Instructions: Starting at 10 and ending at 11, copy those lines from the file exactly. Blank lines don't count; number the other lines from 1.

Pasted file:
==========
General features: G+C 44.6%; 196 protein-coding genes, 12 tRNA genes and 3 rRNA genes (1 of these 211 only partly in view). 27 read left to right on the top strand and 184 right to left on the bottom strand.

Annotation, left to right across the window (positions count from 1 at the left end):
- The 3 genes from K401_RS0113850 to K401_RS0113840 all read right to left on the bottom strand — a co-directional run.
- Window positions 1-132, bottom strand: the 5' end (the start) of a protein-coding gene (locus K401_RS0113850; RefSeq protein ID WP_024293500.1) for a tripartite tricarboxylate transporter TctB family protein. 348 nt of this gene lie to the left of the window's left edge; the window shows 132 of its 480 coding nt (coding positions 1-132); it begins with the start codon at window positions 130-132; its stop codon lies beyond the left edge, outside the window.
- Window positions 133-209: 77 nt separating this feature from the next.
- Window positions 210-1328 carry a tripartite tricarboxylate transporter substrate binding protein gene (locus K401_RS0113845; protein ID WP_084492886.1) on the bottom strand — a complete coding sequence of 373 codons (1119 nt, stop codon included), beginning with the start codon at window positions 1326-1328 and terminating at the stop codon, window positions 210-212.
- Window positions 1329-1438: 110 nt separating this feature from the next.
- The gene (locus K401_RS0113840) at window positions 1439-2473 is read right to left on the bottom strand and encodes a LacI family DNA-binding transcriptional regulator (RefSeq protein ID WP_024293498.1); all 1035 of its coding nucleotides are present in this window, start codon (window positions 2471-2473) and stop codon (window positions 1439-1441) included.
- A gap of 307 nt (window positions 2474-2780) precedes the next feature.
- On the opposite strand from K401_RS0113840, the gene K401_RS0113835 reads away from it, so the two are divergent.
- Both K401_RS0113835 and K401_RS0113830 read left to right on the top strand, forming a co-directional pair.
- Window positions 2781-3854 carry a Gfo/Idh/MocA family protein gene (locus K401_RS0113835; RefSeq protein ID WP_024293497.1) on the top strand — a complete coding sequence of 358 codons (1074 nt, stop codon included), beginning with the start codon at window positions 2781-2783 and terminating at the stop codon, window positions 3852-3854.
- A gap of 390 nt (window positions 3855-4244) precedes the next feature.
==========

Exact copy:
- On the opposite strand from K401_RS0113840, the gene K401_RS0113835 reads away from it, so the two are divergent.
- Both K401_RS0113835 and K401_RS0113830 read left to right on the top strand, forming a co-directional pair.